In the past 10 years, U.S. employers have cut hundreds of thousands of jobs in the United States while adding millions of jobs overseas.
While many employers move jobs overseas to cut costs, other employers have added foreign employees in an effort to create an international presence or to get a toehold in another market. Other employers may find that they have inherited foreign employees through a merger or acquisition of another business. Regardless, more employers are doing business in other countries, requiring them to become familiar with foreign employment laws and practices.
American employers may be surprised to learn that many commonly accepted employment practices in the United States may be culturally unacceptable or even illegal abroad. The hiring and firing of employees at will, setting working hours, requiring employees to agree to noncompete agreements and even deciding whether to offer health care, vacation or maternity benefits are areas in which American employers enjoy a great deal of latitude, with relatively little government restriction or regulation. In none of these areas, however, can an employer assume that U.S. practices can be freely transferred to another country.
Let's take a look at a hypothetical, small map-making company based in Longmont, Colorado, as an example. The company, ABC Maps, recently bought a rival company, and in doing so, inherited a handful of employees spread throughout central Europe, Mexico and China.
As part of its acquisition, ABC Maps decides it wants to cut a few foreign employees in Mexico and Romania where it is losing money and increase its workforce in Albania, Bulgaria and China where business is booming.
To start, ABC Maps wants to protect its intellectual property by asking the remaining foreign employees to execute noncompete agreements and wants to standardize its employment policies worldwide so that the benefits, hours and policies offered its foreign employees match those of its U.S. employees.
Let's start with the planned layoffs of the unproductive or unnecessary employees. Outside of the United States, the concept of "at-will" employment is virtually unknown. That means that an employer who employs workers abroad may not be able to simply fire its few foreign workers because profits are down or the employees are unproductive.
Unlike in the United States, other countries may require employers to provide notice to local authorities or the national government, trade unions or local work councils that an employee is to be laid off. Some countries, such as Bulgaria, Romania, Albania, Mexico or China only permit discharge for cause and require varying amounts of severance for employee terminations.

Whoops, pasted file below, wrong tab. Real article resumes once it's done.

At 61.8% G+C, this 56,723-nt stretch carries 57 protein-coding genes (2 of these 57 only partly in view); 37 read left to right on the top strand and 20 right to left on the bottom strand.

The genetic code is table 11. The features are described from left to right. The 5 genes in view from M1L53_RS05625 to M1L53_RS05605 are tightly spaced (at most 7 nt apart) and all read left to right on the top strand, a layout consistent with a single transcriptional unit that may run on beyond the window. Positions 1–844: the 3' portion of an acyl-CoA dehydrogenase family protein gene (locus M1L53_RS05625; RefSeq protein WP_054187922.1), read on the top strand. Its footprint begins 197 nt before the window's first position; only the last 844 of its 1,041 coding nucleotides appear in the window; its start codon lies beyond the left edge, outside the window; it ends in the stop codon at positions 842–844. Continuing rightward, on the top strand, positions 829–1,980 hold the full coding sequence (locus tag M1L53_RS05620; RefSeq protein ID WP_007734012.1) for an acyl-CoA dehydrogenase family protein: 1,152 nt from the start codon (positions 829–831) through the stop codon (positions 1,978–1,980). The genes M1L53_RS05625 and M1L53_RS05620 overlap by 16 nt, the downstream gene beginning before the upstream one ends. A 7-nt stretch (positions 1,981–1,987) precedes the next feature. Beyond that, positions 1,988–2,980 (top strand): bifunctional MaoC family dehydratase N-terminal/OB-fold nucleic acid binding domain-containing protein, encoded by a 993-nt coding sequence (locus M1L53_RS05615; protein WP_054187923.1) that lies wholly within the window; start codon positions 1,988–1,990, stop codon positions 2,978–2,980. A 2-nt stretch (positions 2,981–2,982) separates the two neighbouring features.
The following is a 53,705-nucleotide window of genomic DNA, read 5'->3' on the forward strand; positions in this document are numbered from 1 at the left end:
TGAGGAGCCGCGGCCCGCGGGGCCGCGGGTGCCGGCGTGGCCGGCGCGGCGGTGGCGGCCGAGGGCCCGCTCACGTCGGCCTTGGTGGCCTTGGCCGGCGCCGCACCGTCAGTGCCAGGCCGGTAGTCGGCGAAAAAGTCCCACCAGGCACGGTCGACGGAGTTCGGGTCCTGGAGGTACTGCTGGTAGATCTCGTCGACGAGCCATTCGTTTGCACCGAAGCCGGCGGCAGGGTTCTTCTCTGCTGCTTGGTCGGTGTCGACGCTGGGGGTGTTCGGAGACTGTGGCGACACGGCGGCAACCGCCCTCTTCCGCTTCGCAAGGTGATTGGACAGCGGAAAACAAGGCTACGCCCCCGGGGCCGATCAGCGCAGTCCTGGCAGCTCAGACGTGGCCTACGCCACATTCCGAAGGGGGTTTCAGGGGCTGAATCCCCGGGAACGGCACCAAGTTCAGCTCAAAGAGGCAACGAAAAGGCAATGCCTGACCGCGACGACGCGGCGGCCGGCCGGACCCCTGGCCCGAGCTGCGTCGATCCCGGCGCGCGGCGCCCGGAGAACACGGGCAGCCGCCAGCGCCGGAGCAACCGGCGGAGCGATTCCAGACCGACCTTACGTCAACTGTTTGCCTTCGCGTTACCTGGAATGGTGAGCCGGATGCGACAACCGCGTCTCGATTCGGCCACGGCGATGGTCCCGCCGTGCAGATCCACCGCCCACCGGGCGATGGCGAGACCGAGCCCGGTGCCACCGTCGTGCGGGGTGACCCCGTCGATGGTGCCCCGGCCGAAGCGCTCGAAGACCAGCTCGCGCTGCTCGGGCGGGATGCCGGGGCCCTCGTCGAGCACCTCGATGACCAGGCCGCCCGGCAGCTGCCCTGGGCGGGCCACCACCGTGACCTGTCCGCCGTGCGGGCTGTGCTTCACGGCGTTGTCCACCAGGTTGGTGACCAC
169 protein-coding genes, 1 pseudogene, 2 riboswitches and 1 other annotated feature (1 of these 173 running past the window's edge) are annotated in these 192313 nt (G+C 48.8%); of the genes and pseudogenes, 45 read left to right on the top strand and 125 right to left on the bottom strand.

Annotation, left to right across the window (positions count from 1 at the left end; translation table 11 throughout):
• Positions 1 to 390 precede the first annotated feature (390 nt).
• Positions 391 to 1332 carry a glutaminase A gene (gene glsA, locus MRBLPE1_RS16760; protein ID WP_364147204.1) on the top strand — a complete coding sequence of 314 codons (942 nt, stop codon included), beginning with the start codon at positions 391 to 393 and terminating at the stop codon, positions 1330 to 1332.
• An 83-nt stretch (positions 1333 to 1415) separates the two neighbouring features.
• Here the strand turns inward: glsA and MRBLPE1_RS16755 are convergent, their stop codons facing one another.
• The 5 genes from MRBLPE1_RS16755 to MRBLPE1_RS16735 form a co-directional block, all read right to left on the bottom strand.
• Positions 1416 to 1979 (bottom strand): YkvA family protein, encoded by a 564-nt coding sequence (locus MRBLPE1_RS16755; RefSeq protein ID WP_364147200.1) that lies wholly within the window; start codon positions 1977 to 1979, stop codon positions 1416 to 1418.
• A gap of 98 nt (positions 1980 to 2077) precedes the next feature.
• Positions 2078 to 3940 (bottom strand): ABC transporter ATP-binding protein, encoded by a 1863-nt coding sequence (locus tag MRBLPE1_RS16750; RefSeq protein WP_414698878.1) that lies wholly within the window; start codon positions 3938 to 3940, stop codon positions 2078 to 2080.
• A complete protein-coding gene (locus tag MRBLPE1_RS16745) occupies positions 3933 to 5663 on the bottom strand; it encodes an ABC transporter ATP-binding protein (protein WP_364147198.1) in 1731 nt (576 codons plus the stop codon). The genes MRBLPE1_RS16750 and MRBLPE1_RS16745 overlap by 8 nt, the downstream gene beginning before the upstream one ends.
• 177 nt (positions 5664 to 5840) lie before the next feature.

Before ABC Maps can layoff or fire any employees, it not only needs to understand the employment laws of each country in which it employs workers, but also it needs to know what each of its employment contracts with its individual employees requires: employment contracts.
That's right, in each of the countries in which ABC Maps employs foreign workers, the laws require that the terms of employment be placed in a written employment contract, at the beginning of the employment relationship, and there are often costly penalties for not doing so.
And before ABC Maps can attempt to enforce any noncompete agreements it might have with departing employees, it needs to check that such agreements are even permitted. Where they are permitted, there is usually a requirement that significant "consideration" be paid to the employee for agreeing to the post-employment restriction.
Unlike the United States, where most states permit noncompete agreements in exchange for employment, this is not the case in much of the rest of the world. In Albania, for example, an enforceable noncompete agreement requires that the employer pay the departing employee 75 percent of his or her wage throughout the restricted period, in addition to other contractual requirements. In China, noncompete agreements are generally limited to senior managers and technicians and "reasonable compensation" must be paid to the former employee during the restricted period.
And what about ABC Maps' plans to standardize benefits and work schedules among its employees worldwide? Outside of the United States, many countries regulate the minimum length of vacation or maternity leave that must be provided, and often such leave must be paid.
Employees who are not able to work for a period of time because of illness or disability may have job protections not provided for by U.S. law, and although many countries outside of the United States provide nationalized health care, employers may still be required to contribute to health and welfare funds on behalf of their employees.
In many countries, the length of the workday or workweek may also be regulated, limiting the number of hours an employee might work. In Romania, employees are limited to a maximum of 48 hours of work per week.
While the rewards for doing business abroad are clear, there are plenty of pitfalls for the unwary employer.
Danielle S. Urban is a partner in the Denver office of national labor and employment law firm, Fisher & Phillips, which represents employers nationally in labor, employment, civil rights, employee benefits and immigration matters. To comment, email firstname.lastname@example.org.